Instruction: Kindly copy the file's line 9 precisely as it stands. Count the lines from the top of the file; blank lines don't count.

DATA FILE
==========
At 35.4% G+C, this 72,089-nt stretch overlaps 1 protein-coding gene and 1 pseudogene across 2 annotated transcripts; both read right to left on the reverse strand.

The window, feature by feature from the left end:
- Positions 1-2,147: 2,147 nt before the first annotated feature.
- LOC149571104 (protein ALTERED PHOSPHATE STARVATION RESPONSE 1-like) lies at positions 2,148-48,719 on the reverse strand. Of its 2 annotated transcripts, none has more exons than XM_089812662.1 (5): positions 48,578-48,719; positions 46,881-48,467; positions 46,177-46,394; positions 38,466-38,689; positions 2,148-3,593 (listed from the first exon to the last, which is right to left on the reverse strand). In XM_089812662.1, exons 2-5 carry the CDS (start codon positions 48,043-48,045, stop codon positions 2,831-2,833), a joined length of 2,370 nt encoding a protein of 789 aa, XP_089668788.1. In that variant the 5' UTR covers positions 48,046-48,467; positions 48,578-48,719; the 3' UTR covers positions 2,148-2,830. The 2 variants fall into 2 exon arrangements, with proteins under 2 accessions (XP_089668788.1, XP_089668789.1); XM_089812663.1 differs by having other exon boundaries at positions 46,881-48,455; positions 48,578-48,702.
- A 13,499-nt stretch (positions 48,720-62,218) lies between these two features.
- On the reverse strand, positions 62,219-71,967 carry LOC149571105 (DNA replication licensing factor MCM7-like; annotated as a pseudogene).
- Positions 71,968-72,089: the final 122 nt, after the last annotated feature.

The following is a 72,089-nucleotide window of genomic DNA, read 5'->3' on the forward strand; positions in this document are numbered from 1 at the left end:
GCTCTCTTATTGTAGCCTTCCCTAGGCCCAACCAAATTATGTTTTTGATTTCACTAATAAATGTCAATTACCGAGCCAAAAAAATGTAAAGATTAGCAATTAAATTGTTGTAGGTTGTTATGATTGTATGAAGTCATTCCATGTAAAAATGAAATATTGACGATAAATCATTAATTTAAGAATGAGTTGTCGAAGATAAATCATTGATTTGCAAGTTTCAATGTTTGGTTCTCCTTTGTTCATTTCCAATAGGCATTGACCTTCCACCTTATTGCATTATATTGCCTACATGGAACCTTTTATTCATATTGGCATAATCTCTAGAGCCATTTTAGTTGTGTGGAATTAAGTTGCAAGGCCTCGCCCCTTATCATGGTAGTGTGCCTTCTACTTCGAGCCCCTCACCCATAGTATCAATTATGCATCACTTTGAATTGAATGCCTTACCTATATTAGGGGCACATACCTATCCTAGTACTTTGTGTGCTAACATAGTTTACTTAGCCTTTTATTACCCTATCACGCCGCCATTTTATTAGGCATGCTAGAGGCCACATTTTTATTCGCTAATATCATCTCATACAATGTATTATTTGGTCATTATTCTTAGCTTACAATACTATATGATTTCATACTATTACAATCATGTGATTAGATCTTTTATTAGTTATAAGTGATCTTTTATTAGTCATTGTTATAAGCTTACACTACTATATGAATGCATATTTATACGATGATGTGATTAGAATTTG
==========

GCTCTCTTATTGTAGCCTTCCCTAGGCCCAACCAAATTATGTTTTTGATTTCACTAATAAATGTCAATTACCGAGCCAAAAAAATGTAAAGATTAGCAATTAAATTGTTGTAGGTTGTTATGATTGTATGAAGTCATTCCATGTAAAAATGAAATATTGACGATAAATCATTAATTTAAGAATGAGTTGTCGAAGATAAATCATTGATTTGCAAGTTTCAATGTTTGGTTCTCCTTTGTTCATTTCCAATAGGCATTGACCTTCCACCTTATTGCATTATATTGCCTACATGGAACCTTTTATTCATATTGGCATAATCTCTAGAGCCATTTTAGTTGTGTGGAATTAAGTTGCAAGGCCTCGCCCCTTATCATGGTAGTGTGCCTTCTACTTCGAGCCCCTCACCCATAGTATCAATTATGCATCACTTTGAATTGAATGCCTTACCTATATTAGGGGCACATACCTATCCTAGTACTTTGTGTGCTAACATAGTTTACTTAGCCTTTTATTACCCTATCACGCCGCCATTTTATTAGGCATGCTAGAGGCCACATTTTTATTCGCTAATATCATCTCATACAATGTATTATTTGGTCATTATTCTTAGCTTACAATACTATATGATTTCATACTATTACAATCATGTGATTAGATCTTTTATTAGTTATAAGTGATCTTTTATTAGTCATTGTTATAAGCTTACACTACTATATGAATGCATATTTATACGATGATGTGATTAGAATTTG